Right now, I don’t have a name. More accurately, I have about five. A few are more correct than others, but I’d respond to all of them. Rather than a “real name,” I might just be in possession of a bunch of labels — some of which describe who I used to be, while others lay out my plans for the future.

Since I came out as a trans woman, my legal name doesn’t match the name I call myself, which sometimes doesn’t match what I hear from friends and family, or the one I use in class. I juggle my monikers throughout each day, trying to decide which one feels best for each situation.

If I met you for the first time in person today — shaking your hand and all that — I’d probably say “Hey, I’m Adam.” And you probably wouldn’t think that much of it. I basically look like an Adam. I have longer hair, maybe, or more feminine glasses, but in sweaters and jeans, I still look male, and I’m not going to fuck up that impression and tell you my life story the very first time we meet.

Adam is still what my parents call me. It was the name on my Christmas presents this year. It’s still what some of my friends call me. And, given that it’s my legal name, Adam is still what I use when I’m on the phone with pharmacists or insurance people, trying to figure out how to get the prescriptions I need to facilitate my transition. I always wonder if the people at the other end of the line know what the prescriptions are for, what the names of the drugs actually mean, and if so, do they realize how weird and confusing it is that they still call me Adam? But if they are raising their eyebrows at the boy’s name next to a request for Estradiol, they don’t betray it in their voices.

And truth is, I don’t mind Adam all that much. It’s a fine, efficient name, and I can easily deal with hearing it from professors and dentists and whomever else. There’s a power in your life story and identity, and it’s freeing to share it or not share it with whomever you wish.

At the same time, I can’t help but say I’ve been having more and more visceral reactions to being called Adam in social settings. I choose not to correct anyone, because I’d rather they call me the most natural word they know rather than force someone to do something that doesn’t feel right to them. But I’ve started feeling this tightening in my heart, little pricks of denial and rebellion in my brain when I hear my old name. It’s nothing I take personally, but I think I still look in the mirror too much and see a lie. I feel like I’m showing the world something that I don’t want them to see — that nobody actually recognizes who I really am. My old name reinforces that false perception.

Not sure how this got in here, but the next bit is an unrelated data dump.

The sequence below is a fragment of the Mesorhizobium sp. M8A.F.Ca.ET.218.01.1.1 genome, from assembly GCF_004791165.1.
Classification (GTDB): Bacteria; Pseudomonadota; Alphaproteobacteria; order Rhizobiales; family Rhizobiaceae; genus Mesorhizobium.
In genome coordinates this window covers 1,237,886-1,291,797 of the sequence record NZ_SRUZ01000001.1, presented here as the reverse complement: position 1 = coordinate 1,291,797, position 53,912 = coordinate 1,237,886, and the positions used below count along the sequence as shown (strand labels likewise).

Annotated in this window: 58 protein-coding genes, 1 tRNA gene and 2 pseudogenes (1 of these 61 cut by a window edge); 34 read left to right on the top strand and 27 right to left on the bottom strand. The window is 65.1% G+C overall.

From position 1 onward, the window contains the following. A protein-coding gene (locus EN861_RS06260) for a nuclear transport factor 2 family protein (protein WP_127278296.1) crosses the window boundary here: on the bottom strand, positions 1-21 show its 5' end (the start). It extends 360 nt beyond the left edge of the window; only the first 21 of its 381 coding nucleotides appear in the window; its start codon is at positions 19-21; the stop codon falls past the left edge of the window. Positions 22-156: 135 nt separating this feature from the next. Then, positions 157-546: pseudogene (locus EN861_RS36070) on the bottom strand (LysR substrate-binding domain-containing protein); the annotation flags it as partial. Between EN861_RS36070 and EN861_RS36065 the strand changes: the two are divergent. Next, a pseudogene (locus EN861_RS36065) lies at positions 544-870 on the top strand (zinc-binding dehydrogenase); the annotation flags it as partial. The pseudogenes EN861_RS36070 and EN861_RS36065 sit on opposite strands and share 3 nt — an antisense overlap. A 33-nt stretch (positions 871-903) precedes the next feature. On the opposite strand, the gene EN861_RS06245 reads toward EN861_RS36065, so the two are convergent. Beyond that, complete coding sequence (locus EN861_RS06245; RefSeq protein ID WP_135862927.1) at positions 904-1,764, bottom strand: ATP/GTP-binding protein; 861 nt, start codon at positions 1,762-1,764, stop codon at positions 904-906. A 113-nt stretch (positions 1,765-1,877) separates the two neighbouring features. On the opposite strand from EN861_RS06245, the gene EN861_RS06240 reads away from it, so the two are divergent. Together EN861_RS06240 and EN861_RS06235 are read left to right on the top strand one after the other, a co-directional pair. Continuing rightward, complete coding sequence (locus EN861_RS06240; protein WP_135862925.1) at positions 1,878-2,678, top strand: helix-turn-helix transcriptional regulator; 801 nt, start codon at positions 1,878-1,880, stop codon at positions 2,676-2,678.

The best workaround I’ve found so far — the best mix of personal expression and privacy — is simply, “Theisen.” It’s my last name, pronounced like “Tyson” for reasons I’ve never been able to explain, and in some circles, it’s turned into this cool kind of mononym that I honestly really enjoy. It’s mysterious and gender-neutral and it hints at the truth without being overly blunt about it. It’s clearly temporary, but I think it’s a fun and effective way to handle the awkward middle ground I’m in right now. I look male, but I’m not. I feel female, but I’m not quite there yet, visually. At least my last name is nice and consistent.

When I first knew that I was trans — like, not when I was just worried about my gender, but when I finally confirmed it to myself that I’m a trans woman — a new name was an overwhelming choice. I didn’t know if I should just feminize my name into something like “Adele” or “Addison,” but that felt too weird, too much like I was just tweaking my male life. There were too many choices, though, in the wide world of names. I needed something I could have a personal connection to, something I thought was cute and would say something about me and didn’t have any negative associations. I looked at hundreds of names and tried to picture my future with each one, how they would sound coming out of my friends’ mouths. It was impossible.

I went with Lauren because one night I suddenly remembered how, a very long time ago, my mom told me that’s what she would have named me if I had been born cis female. And once I said it in my head a few times, I realized it was perfect. Like Adam, it’s fairly simple, and it also happens to be cute and very much me in a personal, real way. I like that it’s not quite a name that I chose myself, and that it seems to hint at an alternate version of me, one I’ve often thought about — that other universe where I’m born female and proceed to live my whole, normal life that way.

And so, Lauren has become the name I’ve used on job applications, the name I’ve given to people once I know them well enough to feel safe, the name I use to make accounts on websites. With my friends, there’s the somewhat androgynous nickname “Lo,” which I love, and the more playful “Lolo,” which always makes me smile.

I’ll admit that it still took a little while for Lauren to feel like my natural name when people used it. It’s something I’m just starting to get conditioned to, and while I’m trying to work on my new signature and not get overly excited when I hear people use it, I’m often still painfully aware of how my name doesn’t match my face, or my clothes or my voice (God, especially my voice). I’m working to fix all that in the timeframe that’s most comfortable for me, but even before that time comes, I love my name, and I can’t wait until it’s my only one.

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